This is interesting:

"An unnamed Silicon Valley billionaire has purchased the world's most valuable life insurance policy."

First, Mazel Tov to the anonymous buyer for his foresight, and to Dovi Frances, the agent who put the deal together. The premiums for the $201 million of coverage apparently run into the "low ... millions of dollars," which is actually a pretty good deal: even $5 or $6 million (what most would consider the high end of the low end), represents a very small fraction of the total amount at risk.

I do take exception to the characterization "most valuable," however: perhaps "the biggest" or "the largest face amount," but "the most valuable policy" is the one that's in-force on the day anyone who's bought a policy dies.

A few other factoids from the article struck me as interesting:

As many folks who have bought life insurance can attest, the underwriting process can involve some pretty invasive medical underwriting (exams, blood work, and the like). But what many folks don't know is that there is often financial underwriting, as well; that is, it's not just whether one is healthy enough to buy the plan, but whether one's financial health justifies the face amount. For a plan with hundreds of millions of dollars at risk, one might imagine both of those processes being, well, painfully invasive.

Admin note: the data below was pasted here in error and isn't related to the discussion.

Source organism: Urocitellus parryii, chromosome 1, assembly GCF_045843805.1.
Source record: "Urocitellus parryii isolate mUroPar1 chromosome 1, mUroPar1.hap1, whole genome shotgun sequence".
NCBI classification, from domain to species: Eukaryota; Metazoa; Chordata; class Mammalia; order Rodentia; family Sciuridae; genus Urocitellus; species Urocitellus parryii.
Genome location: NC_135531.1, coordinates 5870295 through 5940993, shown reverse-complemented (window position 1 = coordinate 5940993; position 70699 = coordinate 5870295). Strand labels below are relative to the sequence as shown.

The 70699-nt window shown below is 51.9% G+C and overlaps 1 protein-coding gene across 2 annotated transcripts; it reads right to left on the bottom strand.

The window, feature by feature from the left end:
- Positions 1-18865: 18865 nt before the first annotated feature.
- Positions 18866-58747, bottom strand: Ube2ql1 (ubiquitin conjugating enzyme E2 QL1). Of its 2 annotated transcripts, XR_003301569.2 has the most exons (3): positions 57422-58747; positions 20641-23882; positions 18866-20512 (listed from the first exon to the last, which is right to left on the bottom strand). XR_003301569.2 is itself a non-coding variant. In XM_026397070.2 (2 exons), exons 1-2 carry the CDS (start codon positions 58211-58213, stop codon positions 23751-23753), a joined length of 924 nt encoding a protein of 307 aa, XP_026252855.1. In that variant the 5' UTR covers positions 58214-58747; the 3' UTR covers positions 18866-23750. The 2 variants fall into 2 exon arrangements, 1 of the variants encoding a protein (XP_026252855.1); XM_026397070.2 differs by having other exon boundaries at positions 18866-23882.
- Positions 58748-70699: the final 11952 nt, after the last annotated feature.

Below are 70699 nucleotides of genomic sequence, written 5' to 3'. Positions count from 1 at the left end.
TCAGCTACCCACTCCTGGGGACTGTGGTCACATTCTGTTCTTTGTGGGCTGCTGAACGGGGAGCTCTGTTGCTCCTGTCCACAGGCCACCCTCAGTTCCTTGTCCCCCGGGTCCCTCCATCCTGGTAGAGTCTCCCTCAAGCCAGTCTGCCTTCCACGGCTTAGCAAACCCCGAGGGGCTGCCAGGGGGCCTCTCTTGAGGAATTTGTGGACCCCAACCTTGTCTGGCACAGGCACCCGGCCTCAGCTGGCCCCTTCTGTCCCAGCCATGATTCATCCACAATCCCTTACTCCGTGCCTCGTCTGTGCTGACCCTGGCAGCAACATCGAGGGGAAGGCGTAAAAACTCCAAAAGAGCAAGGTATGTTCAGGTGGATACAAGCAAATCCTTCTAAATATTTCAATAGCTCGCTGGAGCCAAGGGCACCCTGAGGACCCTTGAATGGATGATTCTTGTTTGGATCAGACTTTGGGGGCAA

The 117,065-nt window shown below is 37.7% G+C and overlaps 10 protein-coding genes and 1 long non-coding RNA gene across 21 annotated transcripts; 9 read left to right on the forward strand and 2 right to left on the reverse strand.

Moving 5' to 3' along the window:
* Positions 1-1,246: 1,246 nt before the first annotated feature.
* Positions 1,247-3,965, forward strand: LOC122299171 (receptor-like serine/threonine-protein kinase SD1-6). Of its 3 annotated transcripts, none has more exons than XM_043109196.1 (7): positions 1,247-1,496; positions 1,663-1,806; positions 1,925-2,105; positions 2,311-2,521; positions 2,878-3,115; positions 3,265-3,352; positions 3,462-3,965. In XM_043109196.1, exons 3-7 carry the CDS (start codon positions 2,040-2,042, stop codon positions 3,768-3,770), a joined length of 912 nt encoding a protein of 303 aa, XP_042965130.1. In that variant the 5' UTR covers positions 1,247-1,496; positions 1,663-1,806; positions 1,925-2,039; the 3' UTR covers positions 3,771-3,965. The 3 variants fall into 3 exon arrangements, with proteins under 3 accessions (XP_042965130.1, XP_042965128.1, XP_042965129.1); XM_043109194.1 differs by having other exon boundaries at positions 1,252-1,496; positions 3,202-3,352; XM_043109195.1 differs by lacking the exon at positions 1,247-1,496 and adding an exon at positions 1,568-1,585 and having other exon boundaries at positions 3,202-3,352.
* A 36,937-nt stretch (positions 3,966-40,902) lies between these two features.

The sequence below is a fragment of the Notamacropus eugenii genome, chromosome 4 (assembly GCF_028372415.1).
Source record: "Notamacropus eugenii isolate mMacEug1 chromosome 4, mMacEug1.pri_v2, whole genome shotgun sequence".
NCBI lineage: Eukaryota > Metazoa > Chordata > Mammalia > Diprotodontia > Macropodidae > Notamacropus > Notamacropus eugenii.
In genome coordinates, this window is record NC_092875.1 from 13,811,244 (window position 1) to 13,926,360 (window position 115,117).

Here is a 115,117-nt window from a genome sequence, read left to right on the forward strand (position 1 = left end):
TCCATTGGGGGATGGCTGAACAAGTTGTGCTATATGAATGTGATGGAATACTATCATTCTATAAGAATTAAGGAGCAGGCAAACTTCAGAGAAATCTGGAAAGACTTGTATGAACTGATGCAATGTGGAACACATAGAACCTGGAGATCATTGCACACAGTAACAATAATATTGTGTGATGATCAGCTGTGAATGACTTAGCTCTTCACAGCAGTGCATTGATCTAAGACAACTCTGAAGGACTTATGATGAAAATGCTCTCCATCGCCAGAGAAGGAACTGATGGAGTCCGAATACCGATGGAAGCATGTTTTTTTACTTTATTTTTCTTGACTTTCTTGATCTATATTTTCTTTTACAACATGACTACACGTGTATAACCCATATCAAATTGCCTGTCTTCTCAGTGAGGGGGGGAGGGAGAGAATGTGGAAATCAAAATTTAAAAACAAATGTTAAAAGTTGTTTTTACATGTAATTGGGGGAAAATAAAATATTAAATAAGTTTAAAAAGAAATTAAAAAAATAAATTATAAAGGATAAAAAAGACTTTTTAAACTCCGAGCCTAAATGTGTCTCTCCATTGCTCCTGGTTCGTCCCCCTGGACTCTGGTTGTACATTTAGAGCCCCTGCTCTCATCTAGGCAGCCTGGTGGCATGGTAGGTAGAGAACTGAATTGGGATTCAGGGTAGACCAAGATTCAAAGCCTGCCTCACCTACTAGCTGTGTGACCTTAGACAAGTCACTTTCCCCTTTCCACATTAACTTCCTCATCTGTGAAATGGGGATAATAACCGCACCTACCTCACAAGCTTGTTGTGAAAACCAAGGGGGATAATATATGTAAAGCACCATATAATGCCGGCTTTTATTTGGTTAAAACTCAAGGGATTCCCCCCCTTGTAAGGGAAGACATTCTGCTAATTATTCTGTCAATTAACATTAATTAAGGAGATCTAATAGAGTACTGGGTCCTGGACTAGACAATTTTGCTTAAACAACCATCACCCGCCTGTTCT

This also caught my eye:

"The firm has represented the billionaire since he responded to a direct mail solicitation in 2010."

Musta been one heckuva mailer.

Finally, the unnamed policyholder acknowledges purchasing the plan to cover any estate tax liabilities. This is an often overlooked use of life insurance, and further underscores its value: paying a few dollars (or even millions of dollars) for a life insurance policy to cover a large estate tax exposure is also a great tax planning tool.

So, thanks to Mr Frances and his anonymous client for some terrific lessons, whether our own life insurance needs run into the hundreds or millions of dollars (or somewhere in between).